It is well understood that dictators and tyrannical leaders who wish to entrench their hold on power first seek to distort the facts of any story and replace them with their versions of the “truth.” 24 Take for example some of the most dictatorial regimes on our planet, Russia, China, and North Korea all have predominantly or exclusively state-run or state-sanctioned media and internet outlets only. 25 The control over the streams that disseminate fact in turn controls which facts are actually released and known by the public. It is also a common tactic for dictators to over-load the media with a barrage of either misleading, false, or outright ostentatious statements to distract the public from the core issues at hand – a practice nonetheless currently being implemented by President Donald Trump. 26 More disturbing is the persistent support of Mr. Trump despite the overwhelming evidence against him that at least some collusion took place between himself and the Russian Government all while he and his army of surrogates continue to deny almost every documented and verified incident. 27 Once again the problem is clear, but not accepting and disseminating the facts as they are is inhibits the public from coming to a consensus about what is true, which deprives society of understanding the gravity of the situation and the ability to accurately respond to it. I will go further to state that any action seeking to encourage this behavior, especially from those that are in power, should only be seen as tyrannical and the research shows that many societies have faced such an unfortunate fate and I know of no evidence that shows that the United States is immune from tyranny. 28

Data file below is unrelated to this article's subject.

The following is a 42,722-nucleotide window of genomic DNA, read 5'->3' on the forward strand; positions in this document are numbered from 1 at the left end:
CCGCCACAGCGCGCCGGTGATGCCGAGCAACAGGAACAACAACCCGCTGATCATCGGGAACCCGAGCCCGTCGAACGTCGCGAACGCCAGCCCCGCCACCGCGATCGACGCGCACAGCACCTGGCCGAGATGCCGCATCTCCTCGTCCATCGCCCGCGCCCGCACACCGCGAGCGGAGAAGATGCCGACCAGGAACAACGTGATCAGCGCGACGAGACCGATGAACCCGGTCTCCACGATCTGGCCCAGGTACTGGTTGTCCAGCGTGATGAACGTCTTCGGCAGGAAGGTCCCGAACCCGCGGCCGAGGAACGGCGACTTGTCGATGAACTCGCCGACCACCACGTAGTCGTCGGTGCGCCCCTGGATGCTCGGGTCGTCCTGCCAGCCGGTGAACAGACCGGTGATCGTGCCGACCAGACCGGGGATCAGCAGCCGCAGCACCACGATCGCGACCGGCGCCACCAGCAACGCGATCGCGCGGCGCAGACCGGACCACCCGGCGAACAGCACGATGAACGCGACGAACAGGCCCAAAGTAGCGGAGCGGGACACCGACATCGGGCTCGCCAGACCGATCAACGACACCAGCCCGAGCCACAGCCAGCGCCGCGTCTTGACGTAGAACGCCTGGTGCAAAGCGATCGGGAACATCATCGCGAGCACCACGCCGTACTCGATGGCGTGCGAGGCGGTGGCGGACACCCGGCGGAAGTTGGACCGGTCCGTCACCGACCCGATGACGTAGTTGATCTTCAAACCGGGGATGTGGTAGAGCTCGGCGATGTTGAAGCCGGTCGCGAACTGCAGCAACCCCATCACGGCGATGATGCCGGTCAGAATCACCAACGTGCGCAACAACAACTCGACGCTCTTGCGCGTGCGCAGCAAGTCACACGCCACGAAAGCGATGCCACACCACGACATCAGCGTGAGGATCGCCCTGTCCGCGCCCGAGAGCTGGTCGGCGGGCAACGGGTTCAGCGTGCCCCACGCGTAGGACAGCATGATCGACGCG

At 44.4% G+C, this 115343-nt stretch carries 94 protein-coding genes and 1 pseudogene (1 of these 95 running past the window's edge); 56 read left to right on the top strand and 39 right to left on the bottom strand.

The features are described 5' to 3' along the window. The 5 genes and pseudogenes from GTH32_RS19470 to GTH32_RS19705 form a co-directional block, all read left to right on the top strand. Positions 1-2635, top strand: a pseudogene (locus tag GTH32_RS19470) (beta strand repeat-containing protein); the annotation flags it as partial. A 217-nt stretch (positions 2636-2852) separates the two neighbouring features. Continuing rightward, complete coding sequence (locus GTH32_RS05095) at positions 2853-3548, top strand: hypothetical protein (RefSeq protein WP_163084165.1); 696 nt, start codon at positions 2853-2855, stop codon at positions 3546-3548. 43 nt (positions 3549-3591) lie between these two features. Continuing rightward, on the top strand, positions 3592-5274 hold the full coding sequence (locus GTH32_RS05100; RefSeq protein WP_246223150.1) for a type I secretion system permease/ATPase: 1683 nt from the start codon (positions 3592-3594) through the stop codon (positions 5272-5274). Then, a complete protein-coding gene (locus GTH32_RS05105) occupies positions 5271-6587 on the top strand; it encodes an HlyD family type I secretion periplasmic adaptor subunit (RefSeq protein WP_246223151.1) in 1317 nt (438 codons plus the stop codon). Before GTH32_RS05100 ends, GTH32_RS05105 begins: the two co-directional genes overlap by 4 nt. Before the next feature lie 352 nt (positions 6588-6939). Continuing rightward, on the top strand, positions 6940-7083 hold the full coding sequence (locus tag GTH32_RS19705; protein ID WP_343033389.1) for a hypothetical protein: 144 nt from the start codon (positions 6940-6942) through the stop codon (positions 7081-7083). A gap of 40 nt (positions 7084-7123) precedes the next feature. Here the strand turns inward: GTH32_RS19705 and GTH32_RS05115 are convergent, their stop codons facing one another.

Understanding the Deeper Political Consequences of Baseless Opinions and Detailing a Model for Assessing Ideas